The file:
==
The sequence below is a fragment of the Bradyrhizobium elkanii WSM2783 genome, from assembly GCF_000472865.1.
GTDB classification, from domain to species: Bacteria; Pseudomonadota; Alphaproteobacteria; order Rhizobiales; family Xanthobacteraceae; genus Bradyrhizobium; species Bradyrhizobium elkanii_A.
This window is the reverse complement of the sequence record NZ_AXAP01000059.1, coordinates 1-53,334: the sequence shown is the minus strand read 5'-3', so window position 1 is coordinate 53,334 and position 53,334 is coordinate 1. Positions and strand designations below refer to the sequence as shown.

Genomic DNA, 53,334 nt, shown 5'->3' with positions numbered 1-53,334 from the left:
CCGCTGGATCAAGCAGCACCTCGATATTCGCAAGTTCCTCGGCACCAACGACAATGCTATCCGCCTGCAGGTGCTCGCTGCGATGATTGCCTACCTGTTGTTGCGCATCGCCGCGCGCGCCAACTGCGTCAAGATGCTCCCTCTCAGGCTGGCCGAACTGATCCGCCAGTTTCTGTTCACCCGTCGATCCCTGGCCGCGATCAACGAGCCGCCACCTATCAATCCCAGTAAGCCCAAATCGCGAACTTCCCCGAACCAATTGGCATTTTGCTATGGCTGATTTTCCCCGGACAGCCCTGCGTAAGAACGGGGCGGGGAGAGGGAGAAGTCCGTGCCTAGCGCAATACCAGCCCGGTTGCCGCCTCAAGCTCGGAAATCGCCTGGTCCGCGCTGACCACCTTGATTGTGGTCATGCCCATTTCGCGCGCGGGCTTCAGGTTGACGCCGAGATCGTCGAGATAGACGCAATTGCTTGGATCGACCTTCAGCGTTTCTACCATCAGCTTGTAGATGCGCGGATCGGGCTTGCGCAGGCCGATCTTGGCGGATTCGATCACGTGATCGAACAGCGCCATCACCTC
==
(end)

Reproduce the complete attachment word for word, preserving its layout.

The sequence below is a fragment of the Bradyrhizobium elkanii WSM2783 genome, from assembly GCF_000472865.1.
GTDB classification, from domain to species: Bacteria; Pseudomonadota; Alphaproteobacteria; order Rhizobiales; family Xanthobacteraceae; genus Bradyrhizobium; species Bradyrhizobium elkanii_A.
This window is the reverse complement of the sequence record NZ_AXAP01000059.1, coordinates 1-53,334: the sequence shown is the minus strand read 5'-3', so window position 1 is coordinate 53,334 and position 53,334 is coordinate 1. Positions and strand designations below refer to the sequence as shown.

Genomic DNA, 53,334 nt, shown 5'->3' with positions numbered 1-53,334 from the left:
CCGCTGGATCAAGCAGCACCTCGATATTCGCAAGTTCCTCGGCACCAACGACAATGCTATCCGCCTGCAGGTGCTCGCTGCGATGATTGCCTACCTGTTGTTGCGCATCGCCGCGCGCGCCAACTGCGTCAAGATGCTCCCTCTCAGGCTGGCCGAACTGATCCGCCAGTTTCTGTTCACCCGTCGATCCCTGGCCGCGATCAACGAGCCGCCACCTATCAATCCCAGTAAGCCCAAATCGCGAACTTCCCCGAACCAATTGGCATTTTGCTATGGCTGATTTTCCCCGGACAGCCCTGCGTAAGAACGGGGCGGGGAGAGGGAGAAGTCCGTGCCTAGCGCAATACCAGCCCGGTTGCCGCCTCAAGCTCGGAAATCGCCTGGTCCGCGCTGACCACCTTGATTGTGGTCATGCCCATTTCGCGCGCGGGCTTCAGGTTGACGCCGAGATCGTCGAGATAGACGCAATTGCTTGGATCGACCTTCAGCGTTTCTACCATCAGCTTGTAGATGCGCGGATCGGGCTTGCGCAGGCCGATCTTGGCGGATTCGATCACGTGATCGAACAGCGCCATCACCTC